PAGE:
What I’ve read so far this year:
By Patricia Wentworth:
Grey Mask: the first Miss Silver book, published in 1928, and the Miss Silver character undergoes quite a bit of refining in later books. But I do love this one! A recent reprint.
Danger Point: Another Miss Silver, but published later, in 1942 in the full power of Wentworth’s writing. This is one of her best, in my opinion, although others point to the weak heroine, and it’s true, she is a bit of a wimp, but I love this book. After a long time out of print, it has recently been reissued.
The Alington Inheritance: Miss Silver again, one of the later books, published in 1956, and irresistibly romantic, with a young heroine, lost treasure, and a truly evil murderer that you instinctively hate from the outset.
The Coldstone: older, non-series, not her best work, but ok, particularly good if you want to get a feel for idioms and customs etc of the 1920s.
By Peter Robinson:
Sleeping in the Ground: I’m ashamed to say I got bored with this about a third of the way in and couldn’t be bothered with it. Yet I’ve got most of Robinson’s books, having started collecting them in the later 1990s when we lived in Australia. I used to go into Brisbane city centre to a shop called Pulp Fiction, which sold only genre fiction and true crime. I loved that shop! And that’s where I first met Peter Robinson’s books, and those of Barry Maitland, Marele Day and John Baker.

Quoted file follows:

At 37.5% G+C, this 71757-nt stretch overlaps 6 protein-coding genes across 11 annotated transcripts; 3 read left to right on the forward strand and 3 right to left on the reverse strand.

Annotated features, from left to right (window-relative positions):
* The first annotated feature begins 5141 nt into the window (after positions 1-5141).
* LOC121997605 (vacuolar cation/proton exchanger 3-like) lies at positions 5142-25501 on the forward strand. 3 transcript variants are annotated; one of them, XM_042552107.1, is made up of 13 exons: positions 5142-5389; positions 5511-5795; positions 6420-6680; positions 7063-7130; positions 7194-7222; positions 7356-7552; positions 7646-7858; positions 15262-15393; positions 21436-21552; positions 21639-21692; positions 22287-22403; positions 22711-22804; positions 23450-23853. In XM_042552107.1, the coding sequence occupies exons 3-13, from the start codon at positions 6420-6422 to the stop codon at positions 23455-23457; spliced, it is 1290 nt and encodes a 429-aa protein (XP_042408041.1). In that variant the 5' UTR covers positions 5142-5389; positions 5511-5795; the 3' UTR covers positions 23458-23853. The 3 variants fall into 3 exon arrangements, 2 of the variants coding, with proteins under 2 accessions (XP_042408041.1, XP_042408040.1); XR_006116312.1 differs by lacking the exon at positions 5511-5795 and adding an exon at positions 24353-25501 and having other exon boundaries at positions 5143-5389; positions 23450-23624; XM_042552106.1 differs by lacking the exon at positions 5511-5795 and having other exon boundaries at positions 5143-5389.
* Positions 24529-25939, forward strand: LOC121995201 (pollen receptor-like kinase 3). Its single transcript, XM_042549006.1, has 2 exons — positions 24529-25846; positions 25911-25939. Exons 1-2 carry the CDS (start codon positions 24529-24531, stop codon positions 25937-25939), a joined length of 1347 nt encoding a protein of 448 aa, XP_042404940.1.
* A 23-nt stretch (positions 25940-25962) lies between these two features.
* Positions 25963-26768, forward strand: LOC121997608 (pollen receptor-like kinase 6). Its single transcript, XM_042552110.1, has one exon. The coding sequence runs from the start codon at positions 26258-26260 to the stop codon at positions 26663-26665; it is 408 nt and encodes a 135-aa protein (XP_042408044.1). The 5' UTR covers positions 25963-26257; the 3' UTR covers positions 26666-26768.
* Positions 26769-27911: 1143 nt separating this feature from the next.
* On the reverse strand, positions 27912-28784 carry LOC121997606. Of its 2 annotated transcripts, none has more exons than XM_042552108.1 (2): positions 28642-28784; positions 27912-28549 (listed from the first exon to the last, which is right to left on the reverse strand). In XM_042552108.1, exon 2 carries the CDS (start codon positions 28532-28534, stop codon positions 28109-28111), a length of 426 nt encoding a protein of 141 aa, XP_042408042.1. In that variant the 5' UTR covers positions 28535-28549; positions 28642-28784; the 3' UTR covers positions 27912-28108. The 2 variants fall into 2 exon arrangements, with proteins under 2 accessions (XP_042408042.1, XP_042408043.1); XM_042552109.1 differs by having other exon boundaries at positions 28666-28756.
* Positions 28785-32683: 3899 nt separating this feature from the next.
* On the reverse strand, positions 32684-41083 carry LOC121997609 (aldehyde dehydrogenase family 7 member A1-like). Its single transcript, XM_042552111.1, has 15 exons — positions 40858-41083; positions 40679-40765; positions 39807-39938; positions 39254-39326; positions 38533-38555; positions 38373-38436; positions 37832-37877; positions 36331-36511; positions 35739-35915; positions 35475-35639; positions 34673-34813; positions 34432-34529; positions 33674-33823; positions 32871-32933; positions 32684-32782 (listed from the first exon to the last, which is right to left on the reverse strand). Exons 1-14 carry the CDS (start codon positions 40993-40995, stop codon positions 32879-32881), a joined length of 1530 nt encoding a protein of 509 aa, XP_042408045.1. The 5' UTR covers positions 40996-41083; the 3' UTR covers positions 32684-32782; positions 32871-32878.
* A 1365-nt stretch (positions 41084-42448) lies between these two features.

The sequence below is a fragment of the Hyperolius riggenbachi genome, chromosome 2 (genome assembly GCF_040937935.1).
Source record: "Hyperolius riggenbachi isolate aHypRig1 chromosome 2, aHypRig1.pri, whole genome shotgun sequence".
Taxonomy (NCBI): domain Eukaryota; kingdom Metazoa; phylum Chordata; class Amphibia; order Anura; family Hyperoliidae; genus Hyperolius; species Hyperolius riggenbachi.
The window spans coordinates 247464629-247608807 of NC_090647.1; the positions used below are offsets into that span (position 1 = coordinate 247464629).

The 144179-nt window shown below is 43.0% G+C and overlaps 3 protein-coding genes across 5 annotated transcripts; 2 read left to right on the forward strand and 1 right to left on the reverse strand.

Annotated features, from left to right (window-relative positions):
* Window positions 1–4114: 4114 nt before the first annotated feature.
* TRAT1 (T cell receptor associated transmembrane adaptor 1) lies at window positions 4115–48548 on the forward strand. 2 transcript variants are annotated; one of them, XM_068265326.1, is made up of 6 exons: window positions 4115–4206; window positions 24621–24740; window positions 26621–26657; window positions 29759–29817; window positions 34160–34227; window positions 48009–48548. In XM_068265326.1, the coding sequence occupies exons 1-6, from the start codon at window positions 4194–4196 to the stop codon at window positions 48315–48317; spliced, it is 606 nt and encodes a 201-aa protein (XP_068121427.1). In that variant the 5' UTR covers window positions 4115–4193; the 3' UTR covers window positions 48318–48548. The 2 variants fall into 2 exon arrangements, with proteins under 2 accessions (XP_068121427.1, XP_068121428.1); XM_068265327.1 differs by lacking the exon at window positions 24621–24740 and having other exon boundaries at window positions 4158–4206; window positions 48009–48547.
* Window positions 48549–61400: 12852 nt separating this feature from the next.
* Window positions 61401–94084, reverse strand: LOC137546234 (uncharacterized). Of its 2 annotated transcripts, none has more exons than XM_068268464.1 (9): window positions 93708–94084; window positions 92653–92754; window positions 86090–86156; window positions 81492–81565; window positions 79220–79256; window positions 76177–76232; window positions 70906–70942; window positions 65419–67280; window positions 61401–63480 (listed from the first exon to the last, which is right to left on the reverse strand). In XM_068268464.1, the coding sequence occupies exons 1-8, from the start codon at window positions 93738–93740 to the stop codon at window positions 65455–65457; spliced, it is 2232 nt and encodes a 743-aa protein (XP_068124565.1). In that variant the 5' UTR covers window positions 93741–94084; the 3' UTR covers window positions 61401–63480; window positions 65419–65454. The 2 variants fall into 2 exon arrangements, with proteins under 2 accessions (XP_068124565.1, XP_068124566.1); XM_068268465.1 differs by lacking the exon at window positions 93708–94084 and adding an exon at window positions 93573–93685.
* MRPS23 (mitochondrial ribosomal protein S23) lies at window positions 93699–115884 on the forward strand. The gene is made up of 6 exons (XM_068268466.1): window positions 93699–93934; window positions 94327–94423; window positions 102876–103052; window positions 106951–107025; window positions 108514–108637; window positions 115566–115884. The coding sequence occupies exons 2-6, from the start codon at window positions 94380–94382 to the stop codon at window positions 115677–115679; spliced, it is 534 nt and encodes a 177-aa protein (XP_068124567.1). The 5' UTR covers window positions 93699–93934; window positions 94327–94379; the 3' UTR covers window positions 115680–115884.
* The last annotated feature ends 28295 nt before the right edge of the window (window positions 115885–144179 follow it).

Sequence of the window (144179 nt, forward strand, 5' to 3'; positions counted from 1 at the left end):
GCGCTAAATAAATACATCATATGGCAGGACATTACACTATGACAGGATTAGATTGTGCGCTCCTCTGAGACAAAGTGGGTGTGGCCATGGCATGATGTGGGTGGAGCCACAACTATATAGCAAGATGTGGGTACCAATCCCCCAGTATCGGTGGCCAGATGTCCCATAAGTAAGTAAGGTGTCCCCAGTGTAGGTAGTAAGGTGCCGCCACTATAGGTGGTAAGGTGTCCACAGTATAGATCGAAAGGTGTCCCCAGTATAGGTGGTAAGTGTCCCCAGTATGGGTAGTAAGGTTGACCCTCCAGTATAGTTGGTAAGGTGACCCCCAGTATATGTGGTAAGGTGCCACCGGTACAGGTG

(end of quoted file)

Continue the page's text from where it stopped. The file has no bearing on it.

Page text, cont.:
By Elly Griffiths:
The House at Sea’s End: I bought this book because I loved the title. This is a great book for lovers of murder mystery overlaid with a historical context. The main character is a forensic archaeologist. And there are a few shenanigans between the main character and the second main character (spoiler alert!) Actually this is the third book of the series, so I really should get the first two next, and do my homework!
By Julia Chapman:
Date with Mystery: I love the continuing characters in this series, they are revealed with such affection and depth. I am a bit frustrated by how slowly the two main characters are getting together – if they don’t get together soon, I shall be really fed up! The mysteries are quite good, but the characters are better. This is book 3 of the series, book 4 is out in June. I shall definitely get that. I have done my homework here and read the first two!
And by way of a change: By Rupi Kaur;
The Sun and her Flowers: a book of amazingly touching and vivid poetry – you have to read this if you love language, or the intricacies and nuances of family life. Or life, generally. Absolutely beautiful. I bought it for the cover and the title, and loved it. The poetry is mainly short and very accessible, reflections on what it means to be a wife, a daughter, a mother. Beautiful, wise, and a bit intimate.
Next to read:
Cara Hunter: In the Dark.
M J Rose: The Book of Lost Fragrances.
Peter May: I’ll Keep You Safe.
Chris Brookmyre: Black Widow.
What are you reading?